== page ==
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Exhibition: SLATE TO THE SEA

National Slate Museum
23 July–31 December 2018
Cost Free
Suitability All

Penrhyn Port, Bangor   ©Gwynedd  Archive Service

Slate to the Sea Poster

Slate boats by David Huntington

A series of photographs from the archives showing slate ready for export from some of the ports of north Wales.                           

As part of the 2018 celebration of Wales’s Year of the Sea, the exhibition – with photos from the museum’s own collections as well as a selection from the Royal Commission on the Ancient and Historical Monuments of Wales as well as Gwynedd and Conwy Archives Service - recalls some of the ports which were important to the slate industry in Wales - in particular to the exportation of slate around the world including Porth Penrhyn[DR1] , Bangor, Slate Quay, Caernarfon, Porthmadog, Y Felinheli (Port Dinorwic)  and Aberdyfi.

There had been some coastal export of Welsh slate from the Middle Ages onwards, with some of these slates finding their way to the eastern coast of Ireland. By 1738, Dublin was becoming a good customer for Nantlle slate, and we know that about 26,000 tons of Welsh slate was exported in 1793. The worldwide use of slate in the late 18th century followed the trade routes of the major British shipping lines complementing the import of cotton from America and Wool from Australia when roofing slates were used as ballast in the ships - because unlike other roofing materials it was unaffected by the salt water in the holds and was perfectly usable when it arrived!

In 1842, a fire that consumed much of the port of Hamburg led to Ffestiniog slate becoming the roofing material of choice in Germany from the 1860’s onwards. [DR5] Worldwide slate exports from Welsh ports were enormous and included the West Indies 114 Tonnes, Argentina 404 Tonnes, Channel Islands 580 Tonnes, British South Arica 290 Tonnes, Belgium 431 Tonnes, Germany 41,000 Tonnes, Denmark 3,500tonnes and Australia 5,500 tonnes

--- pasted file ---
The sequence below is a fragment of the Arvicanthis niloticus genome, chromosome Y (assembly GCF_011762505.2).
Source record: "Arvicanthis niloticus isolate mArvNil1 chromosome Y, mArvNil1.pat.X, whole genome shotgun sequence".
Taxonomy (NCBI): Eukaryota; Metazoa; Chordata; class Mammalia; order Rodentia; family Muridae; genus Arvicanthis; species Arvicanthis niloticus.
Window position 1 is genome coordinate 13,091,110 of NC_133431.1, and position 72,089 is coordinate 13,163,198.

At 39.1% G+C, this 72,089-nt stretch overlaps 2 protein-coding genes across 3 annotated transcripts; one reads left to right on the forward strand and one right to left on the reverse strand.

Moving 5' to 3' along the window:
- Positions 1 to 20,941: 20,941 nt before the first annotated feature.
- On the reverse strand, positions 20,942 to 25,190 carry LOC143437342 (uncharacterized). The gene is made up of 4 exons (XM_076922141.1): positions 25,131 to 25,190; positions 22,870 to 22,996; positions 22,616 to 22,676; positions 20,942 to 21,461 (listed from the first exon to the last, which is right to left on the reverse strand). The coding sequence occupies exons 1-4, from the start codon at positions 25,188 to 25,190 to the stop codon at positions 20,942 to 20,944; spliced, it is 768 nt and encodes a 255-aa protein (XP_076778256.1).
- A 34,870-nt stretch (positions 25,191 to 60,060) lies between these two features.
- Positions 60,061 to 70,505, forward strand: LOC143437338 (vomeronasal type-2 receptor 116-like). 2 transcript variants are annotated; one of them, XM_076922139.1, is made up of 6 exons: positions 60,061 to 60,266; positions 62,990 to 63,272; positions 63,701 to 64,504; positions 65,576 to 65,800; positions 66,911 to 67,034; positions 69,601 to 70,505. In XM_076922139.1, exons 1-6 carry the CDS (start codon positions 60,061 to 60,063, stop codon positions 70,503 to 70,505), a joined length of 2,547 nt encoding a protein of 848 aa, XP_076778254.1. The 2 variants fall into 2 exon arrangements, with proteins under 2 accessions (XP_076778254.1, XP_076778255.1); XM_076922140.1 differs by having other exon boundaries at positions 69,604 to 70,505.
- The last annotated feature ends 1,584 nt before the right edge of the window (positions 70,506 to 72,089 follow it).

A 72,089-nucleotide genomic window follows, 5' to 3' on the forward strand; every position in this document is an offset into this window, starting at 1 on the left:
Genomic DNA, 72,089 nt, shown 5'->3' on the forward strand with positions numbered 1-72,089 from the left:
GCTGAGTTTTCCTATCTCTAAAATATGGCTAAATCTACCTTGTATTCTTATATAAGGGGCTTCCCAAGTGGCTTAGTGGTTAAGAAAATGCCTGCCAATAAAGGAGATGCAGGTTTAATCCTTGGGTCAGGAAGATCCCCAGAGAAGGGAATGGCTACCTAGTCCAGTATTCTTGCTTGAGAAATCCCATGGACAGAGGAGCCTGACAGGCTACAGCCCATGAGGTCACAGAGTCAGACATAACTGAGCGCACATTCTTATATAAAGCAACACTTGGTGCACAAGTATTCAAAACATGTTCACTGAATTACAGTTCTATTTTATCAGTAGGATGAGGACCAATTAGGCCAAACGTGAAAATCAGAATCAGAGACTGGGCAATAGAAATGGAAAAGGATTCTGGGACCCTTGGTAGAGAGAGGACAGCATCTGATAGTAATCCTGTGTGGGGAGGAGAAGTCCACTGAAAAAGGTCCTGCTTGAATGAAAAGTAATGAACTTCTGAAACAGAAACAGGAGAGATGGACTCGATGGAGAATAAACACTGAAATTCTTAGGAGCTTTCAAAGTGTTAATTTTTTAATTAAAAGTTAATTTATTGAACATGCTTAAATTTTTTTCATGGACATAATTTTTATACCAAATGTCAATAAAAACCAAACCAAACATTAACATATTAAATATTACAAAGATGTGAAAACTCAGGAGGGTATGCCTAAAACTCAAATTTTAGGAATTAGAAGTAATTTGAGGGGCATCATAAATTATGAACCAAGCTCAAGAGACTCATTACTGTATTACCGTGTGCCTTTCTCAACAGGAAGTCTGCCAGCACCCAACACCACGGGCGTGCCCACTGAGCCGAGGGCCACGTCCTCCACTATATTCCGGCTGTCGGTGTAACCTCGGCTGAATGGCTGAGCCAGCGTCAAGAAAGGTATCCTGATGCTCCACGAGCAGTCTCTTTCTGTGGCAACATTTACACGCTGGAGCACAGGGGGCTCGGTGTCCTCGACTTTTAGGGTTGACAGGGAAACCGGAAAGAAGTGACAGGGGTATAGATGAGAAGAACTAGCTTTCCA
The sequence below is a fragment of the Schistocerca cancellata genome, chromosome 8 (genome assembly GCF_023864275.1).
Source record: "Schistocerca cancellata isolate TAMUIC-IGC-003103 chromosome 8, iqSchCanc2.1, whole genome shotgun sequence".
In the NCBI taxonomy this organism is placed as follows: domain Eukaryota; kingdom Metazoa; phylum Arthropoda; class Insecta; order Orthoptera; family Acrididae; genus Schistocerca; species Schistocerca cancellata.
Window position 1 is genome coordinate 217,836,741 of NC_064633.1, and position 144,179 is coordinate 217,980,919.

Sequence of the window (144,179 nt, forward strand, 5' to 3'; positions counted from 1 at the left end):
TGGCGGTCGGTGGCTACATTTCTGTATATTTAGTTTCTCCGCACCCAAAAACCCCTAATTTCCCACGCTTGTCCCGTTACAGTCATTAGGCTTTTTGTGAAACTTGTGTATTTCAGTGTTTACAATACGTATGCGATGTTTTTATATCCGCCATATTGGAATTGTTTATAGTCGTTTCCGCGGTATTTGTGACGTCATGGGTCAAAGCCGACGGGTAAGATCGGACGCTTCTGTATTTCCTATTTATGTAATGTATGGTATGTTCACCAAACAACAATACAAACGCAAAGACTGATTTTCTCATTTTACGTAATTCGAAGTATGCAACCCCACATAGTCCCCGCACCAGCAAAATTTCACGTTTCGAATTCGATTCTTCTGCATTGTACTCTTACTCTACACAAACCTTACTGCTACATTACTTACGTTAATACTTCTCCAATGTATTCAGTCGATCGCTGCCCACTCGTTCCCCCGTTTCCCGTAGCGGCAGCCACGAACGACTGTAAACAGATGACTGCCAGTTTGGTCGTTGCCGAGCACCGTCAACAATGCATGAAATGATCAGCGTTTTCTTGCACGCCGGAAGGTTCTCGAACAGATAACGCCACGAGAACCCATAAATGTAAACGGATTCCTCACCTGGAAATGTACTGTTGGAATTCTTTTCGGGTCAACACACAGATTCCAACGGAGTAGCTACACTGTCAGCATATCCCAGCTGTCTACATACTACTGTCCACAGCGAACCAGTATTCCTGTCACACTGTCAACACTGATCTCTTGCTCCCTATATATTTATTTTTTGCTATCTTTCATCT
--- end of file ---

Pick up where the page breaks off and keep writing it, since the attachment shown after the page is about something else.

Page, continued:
The busy ports serving the slate industry included Porthmadog where a series of wharves were built along the shore as far as Borth-y-Gest. Initially, slate was carted from Ffestiniog down to the quays along the Afon Dwyryd, then boated to Porthmadog for transfer to seagoing vessels. The rapidly expanding cities of England needed high quality roofing slate, which gave rise to railways to transport them to the new port by tramway from the quarries around Ffestiniog and  district. The Ffestiniog Railway opened in 1836, followed by the Croesor Tramway in 1864 and the Gorseddau Tramway in 1856, and by 1873 over 116,000 tons (117,800 t) were exported through Porthmadog in more than a thousand ships.

Another port which features in the exhibition is Y Felinheli  –  transformed by slate quarrying when the Assheton Smiths – the owners of Dinorwic quarry and the Vaynol Estate, built the harbour to export slate transported to the quay by the Dinorwic Railway, a narrow gauge railway (now the Llanberis Lake Railway) They also decided to give Y Felinheli the alternative name of Port Dinorwic at that time!

The slate quay at Caernarfon served the development of the Nantlle quarries when new wharves were constructed along the Seiont to cater for the growing output of slate, mostly to be transported to customers by ships. The arrival of the Nantlle Railway in 1826 boosted slate exports from Caernarfon. By 1840 the slate quay become the main focus of Caernarfon’s shipping activity.

Another thriving slate port was Porth Penrhyn in Bangor which served the Penrhyn Quarry at Bethesda. Although today slate production and exports are not at 19th century levels it continues to be a key part of the business of slate. Exports of crushed slate (aggregate) by Penrhyn Quarry, through Porth Penrhyn  currently to Rotterdam, or ports along the south coast of England, have[DR9]  grown to become a significant  proportion of Welsh Slate sales in addition to several containers  of roofing slates being shipped every month to Australia alone (taking approximately 45 days) Welsh slate is now covering the roofs of buildings as prestigious as the New South Wales Supreme Court and historic as Unwin’s Stores, both in Sydney Australia, as well as the Arts Centre in earthquake-hit Christchurch, New Zealand 2012. Europe also is a prime destination for Welsh slate with shipments of slate and decorative aggregate within Europe continuing to grow and evolve in particular.

In 2017 a total of seven shipments totalling almost 14000 tonnes of slate aggregate were made from Port Penrhyn in Bangor*. (welshslate.com: http://www.welshslate.com/welsh-slate-shipments-clock-up-the-miles/ )

Also featuring in the exhibition are 4 small ships made of slate - built of slate with sails made from copies of some of the archive photographs and OS maps of the area. They have been made by David Huntington of Anglesey.

The exhibition can be seen until 31.12.2018  and admission is FREE.

For more information visit www.amgueddfa.cymru  | www.museum.wales        @amgueddfalechi     #yearofthesea


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